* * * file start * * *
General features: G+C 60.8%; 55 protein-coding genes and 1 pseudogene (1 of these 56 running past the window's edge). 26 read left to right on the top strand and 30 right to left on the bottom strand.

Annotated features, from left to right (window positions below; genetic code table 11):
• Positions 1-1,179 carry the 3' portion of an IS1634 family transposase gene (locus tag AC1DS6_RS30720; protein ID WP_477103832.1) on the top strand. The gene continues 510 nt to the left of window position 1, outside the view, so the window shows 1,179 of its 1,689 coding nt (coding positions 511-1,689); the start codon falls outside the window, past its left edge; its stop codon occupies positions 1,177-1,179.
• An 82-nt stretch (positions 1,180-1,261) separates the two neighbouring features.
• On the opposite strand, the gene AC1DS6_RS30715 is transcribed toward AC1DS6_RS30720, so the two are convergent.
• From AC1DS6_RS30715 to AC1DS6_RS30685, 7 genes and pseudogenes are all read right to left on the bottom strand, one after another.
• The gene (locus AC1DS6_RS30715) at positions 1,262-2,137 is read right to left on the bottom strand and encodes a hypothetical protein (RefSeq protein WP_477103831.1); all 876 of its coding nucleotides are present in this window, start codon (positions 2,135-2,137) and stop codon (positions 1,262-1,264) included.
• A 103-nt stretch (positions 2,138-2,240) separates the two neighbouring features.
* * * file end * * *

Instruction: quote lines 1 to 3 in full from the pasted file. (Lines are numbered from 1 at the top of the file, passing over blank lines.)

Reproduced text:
General features: G+C 60.8%; 55 protein-coding genes and 1 pseudogene (1 of these 56 running past the window's edge). 26 read left to right on the top strand and 30 right to left on the bottom strand.

Annotated features, from left to right (window positions below; genetic code table 11):
• Positions 1-1,179 carry the 3' portion of an IS1634 family transposase gene (locus tag AC1DS6_RS30720; protein ID WP_477103832.1) on the top strand. The gene continues 510 nt to the left of window position 1, outside the view, so the window shows 1,179 of its 1,689 coding nt (coding positions 511-1,689); the start codon falls outside the window, past its left edge; its stop codon occupies positions 1,177-1,179.